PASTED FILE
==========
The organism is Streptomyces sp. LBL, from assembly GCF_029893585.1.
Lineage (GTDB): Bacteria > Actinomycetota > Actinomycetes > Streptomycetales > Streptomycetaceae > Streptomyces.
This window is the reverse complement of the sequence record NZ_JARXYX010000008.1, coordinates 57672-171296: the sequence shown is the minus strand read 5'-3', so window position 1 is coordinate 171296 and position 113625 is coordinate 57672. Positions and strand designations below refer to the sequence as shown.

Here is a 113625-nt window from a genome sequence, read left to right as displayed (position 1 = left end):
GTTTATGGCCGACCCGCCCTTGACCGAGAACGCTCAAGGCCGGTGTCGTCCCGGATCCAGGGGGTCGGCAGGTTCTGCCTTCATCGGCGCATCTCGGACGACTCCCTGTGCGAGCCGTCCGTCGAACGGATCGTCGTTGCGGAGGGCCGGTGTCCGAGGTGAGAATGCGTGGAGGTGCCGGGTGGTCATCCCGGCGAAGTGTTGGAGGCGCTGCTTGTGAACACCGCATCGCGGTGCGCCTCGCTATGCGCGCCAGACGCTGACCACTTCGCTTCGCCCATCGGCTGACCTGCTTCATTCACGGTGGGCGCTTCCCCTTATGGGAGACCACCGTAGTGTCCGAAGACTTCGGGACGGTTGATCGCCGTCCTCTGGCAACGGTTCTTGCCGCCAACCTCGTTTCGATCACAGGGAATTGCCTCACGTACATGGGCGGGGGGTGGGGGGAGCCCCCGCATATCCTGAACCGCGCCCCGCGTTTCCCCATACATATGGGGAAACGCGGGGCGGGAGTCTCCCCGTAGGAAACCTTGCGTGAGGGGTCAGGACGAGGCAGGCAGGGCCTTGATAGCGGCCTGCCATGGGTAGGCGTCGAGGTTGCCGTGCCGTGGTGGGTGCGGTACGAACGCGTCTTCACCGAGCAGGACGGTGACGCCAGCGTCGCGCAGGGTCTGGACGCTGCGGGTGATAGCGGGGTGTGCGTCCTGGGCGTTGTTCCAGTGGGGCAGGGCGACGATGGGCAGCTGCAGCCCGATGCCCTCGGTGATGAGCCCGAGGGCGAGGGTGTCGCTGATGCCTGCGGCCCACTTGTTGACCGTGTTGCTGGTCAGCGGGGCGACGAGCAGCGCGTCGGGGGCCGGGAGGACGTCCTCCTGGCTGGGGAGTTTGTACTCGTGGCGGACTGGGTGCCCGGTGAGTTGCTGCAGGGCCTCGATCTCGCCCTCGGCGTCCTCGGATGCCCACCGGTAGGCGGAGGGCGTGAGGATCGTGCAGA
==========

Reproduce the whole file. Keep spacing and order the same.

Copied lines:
The organism is Streptomyces sp. LBL, from assembly GCF_029893585.1.
Lineage (GTDB): Bacteria > Actinomycetota > Actinomycetes > Streptomycetales > Streptomycetaceae > Streptomyces.
This window is the reverse complement of the sequence record NZ_JARXYX010000008.1, coordinates 57672-171296: the sequence shown is the minus strand read 5'-3', so window position 1 is coordinate 171296 and position 113625 is coordinate 57672. Positions and strand designations below refer to the sequence as shown.

Here is a 113625-nt window from a genome sequence, read left to right as displayed (position 1 = left end):
GTTTATGGCCGACCCGCCCTTGACCGAGAACGCTCAAGGCCGGTGTCGTCCCGGATCCAGGGGGTCGGCAGGTTCTGCCTTCATCGGCGCATCTCGGACGACTCCCTGTGCGAGCCGTCCGTCGAACGGATCGTCGTTGCGGAGGGCCGGTGTCCGAGGTGAGAATGCGTGGAGGTGCCGGGTGGTCATCCCGGCGAAGTGTTGGAGGCGCTGCTTGTGAACACCGCATCGCGGTGCGCCTCGCTATGCGCGCCAGACGCTGACCACTTCGCTTCGCCCATCGGCTGACCTGCTTCATTCACGGTGGGCGCTTCCCCTTATGGGAGACCACCGTAGTGTCCGAAGACTTCGGGACGGTTGATCGCCGTCCTCTGGCAACGGTTCTTGCCGCCAACCTCGTTTCGATCACAGGGAATTGCCTCACGTACATGGGCGGGGGGTGGGGGGAGCCCCCGCATATCCTGAACCGCGCCCCGCGTTTCCCCATACATATGGGGAAACGCGGGGCGGGAGTCTCCCCGTAGGAAACCTTGCGTGAGGGGTCAGGACGAGGCAGGCAGGGCCTTGATAGCGGCCTGCCATGGGTAGGCGTCGAGGTTGCCGTGCCGTGGTGGGTGCGGTACGAACGCGTCTTCACCGAGCAGGACGGTGACGCCAGCGTCGCGCAGGGTCTGGACGCTGCGGGTGATAGCGGGGTGTGCGTCCTGGGCGTTGTTCCAGTGGGGCAGGGCGACGATGGGCAGCTGCAGCCCGATGCCCTCGGTGATGAGCCCGAGGGCGAGGGTGTCGCTGATGCCTGCGGCCCACTTGTTGACCGTGTTGCTGGTCAGCGGGGCGACGAGCAGCGCGTCGGGGGCCGGGAGGACGTCCTCCTGGCTGGGGAGTTTGTACTCGTGGCGGACTGGGTGCCCGGTGAGTTGCTGCAGGGCCTCGATCTCGCCCTCGGCGTCCTCGGATGCCCACCGGTAGGCGGAGGGCGTGAGGATCGTGCAGA